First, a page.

Without question, much of the confusion evident today is that the world neglects all of the legal commitments made prior to 1948, leaving the assumption that the present conflict is entirely a matter of Israel controlling “occupied land.” It is clearly not that simple. This present reality has been substantially shaped by the events of history. Unfortunately, it is a history that few people know, or even have a desire to know. But for those who seek to understand the situation more fully, especially for people of faith, it is important, not just to know the history, but to view it in the light of key biblical principles that relate specifically to the Promised Land: The permanent nature of divine entitlement to the Promised Land 

As part of the Abrahamic Covenant, the land promise shares the overall nature of the covenant, most notably, its permanence. God declared: 

“I will establish My covenant between Me and you and your descendants after you throughout their generations for an everlasting covenant, to be God to you and to your descendants after you. I will give to you and to your descendants after you, the land of your sojournings, all the land of Canaan, for an everlasting possession” (Genesis 17:7-8). 

This sense of permanence is magnified in the 105th Psalm: 

He is the LORD our God; His judgments are in all the earth. He has remembered His covenant forever, the word which He commanded to a thousand generations, the covenant which He made with Abraham, and His oath to Isaac. Then He confirmed it to Jacob for a statute, to Israel as an everlasting covenant, saying, “To you I will give the land of Canaan as the portion of your inheritance” (Ps 105:7-11). 

This passage brings out the permanence of the covenant in four ways: 

  • It is an everlasting covenant. The Hebrew term íìÈBò úéø‹a÷ (brit olam) is a recurring phrase associated with the Abrahamic Covenant” (Gen 17:7,13,19; 1 Chr 16:17; Ps 105: 11). 

Some people argue that although olam normally means “everlasting,” it can also mean  “a long time,” thus implying an endpoint of the covenant and the land promise. But in passages that convey the sense of unending perpetuity, additional terms are used to expand the temporal scope. These additional terms of unending permanence are evident in each of the passages associated with the Abrahamic covenant (including the next two points).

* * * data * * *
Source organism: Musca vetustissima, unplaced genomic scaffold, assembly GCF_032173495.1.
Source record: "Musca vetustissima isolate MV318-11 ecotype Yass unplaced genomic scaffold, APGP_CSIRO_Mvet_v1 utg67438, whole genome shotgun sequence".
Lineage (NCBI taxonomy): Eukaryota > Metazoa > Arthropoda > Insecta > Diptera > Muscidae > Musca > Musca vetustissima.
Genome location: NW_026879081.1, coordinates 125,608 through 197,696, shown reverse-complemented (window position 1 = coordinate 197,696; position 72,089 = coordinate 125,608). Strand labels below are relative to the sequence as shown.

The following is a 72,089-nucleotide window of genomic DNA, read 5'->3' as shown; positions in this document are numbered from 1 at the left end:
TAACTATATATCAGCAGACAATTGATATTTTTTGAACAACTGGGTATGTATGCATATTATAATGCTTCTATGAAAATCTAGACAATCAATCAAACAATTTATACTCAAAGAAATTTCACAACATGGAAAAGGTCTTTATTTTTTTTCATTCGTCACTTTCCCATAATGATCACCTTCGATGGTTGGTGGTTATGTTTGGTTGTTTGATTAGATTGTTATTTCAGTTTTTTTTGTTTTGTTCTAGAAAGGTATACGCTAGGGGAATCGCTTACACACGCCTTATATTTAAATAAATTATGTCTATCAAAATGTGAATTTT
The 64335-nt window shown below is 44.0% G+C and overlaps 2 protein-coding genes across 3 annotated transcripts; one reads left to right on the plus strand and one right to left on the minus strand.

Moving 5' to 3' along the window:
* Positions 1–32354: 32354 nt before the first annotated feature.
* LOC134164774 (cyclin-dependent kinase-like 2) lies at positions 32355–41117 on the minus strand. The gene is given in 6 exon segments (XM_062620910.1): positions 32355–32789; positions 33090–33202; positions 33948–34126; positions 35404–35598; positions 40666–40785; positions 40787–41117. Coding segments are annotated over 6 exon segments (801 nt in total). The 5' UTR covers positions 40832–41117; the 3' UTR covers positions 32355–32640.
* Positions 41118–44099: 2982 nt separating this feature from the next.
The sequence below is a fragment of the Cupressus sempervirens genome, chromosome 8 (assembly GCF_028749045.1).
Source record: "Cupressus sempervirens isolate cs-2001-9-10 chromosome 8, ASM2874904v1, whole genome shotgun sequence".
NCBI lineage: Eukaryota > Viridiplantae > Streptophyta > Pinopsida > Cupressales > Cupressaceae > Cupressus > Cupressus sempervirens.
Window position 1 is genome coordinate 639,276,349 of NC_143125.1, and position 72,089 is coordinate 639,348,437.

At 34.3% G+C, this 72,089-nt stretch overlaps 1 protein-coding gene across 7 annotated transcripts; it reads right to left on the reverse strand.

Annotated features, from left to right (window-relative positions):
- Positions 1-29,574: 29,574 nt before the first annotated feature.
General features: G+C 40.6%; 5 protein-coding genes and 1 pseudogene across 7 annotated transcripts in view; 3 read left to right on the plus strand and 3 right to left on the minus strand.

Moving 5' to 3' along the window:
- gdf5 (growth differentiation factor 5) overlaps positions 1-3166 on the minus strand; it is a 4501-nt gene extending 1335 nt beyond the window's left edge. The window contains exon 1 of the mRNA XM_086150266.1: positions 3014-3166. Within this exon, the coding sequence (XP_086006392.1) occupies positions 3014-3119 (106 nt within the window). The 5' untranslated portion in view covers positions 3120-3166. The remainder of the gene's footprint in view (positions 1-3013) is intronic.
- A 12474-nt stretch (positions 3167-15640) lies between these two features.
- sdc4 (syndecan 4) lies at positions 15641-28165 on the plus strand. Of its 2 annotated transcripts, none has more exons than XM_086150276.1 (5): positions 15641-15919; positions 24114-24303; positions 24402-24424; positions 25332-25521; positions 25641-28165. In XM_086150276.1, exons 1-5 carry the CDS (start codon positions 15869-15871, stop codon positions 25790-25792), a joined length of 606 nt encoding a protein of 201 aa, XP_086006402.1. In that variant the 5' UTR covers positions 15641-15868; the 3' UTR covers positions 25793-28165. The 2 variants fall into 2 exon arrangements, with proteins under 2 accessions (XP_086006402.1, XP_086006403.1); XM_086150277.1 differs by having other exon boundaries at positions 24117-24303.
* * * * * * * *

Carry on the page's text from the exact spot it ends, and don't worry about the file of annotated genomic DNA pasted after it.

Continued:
• It is remembered by God forever. The Hebrew term ãòÇ (ad)typically translated as 

“forever” is used elsewhere to describe the nature of God being without end (i.e. Ex 15:18). The remembrance of God is an expression of reconnection to the initial promise and reconfirmation of its terms. Thus, the land promise is reconfirmed without end, just as it was declared initially. 

  • It endures to a thousand generations. This phrase is undoubtedly a hyperbolic figure of speech that implies a number that exceeds one’s ability to count. In other words, it is a point that cannot be attained, thus connoting permanence. In other passages related to the 

Abrahamic Covenant, similar phrases are used, such as “your descendants after you” (Gen 35:12), and “throughout their generations” (Gen 17:9). 

  • It is an inheritance. According to the divine law given by God in the Pentateuch, the inheritance of land was structured in such a way that it would always remain within a particular tribe, even if an individual plot of land was lost for any reason (Num 36:7-9). The concept of the jubilee was a further means of restoring land to the original owner according to an established inheritance (Num 36:4). That principle underlies the nature of the Promised Land as a national inheritance that is permanently retained by the descendants of Abraham, Isaac, and Jacob according to the original allocation of the land.[6]

The permanence of the land element of the Abrahamic Covenant is reflected in additional ways, including the ratification of the covenant being unilateral on God’s part (Gen 15:12-21), the covenant being secured by God’s unbreakable oath (Gen 22:16; Heb 6:17), [7] and the format of the covenant following Royal Land Grant agreements that were common in the Ancient Near East.9

Moreover, the prophets explicitly foretold two times when the Jewish people would return to the Promised Land after being exiled. The first time was the return from Babylonian captivity. Isaiah foretold a second occurrence in the days that would come after the arrival of the Messiah:[8]

Then it will happen on that day that the Lord will again recover the second time with His hand the remnant of His people, who will remain, from Assyria, Egypt, Pathros, Cush, Elam, Shinar, Hamath, and from the islands of the sea. And He will lift up a standard for the nations and assemble the banished ones of Israel, and will gather the dispersed of Judah from the four corners of the earth (Is 11:11-12).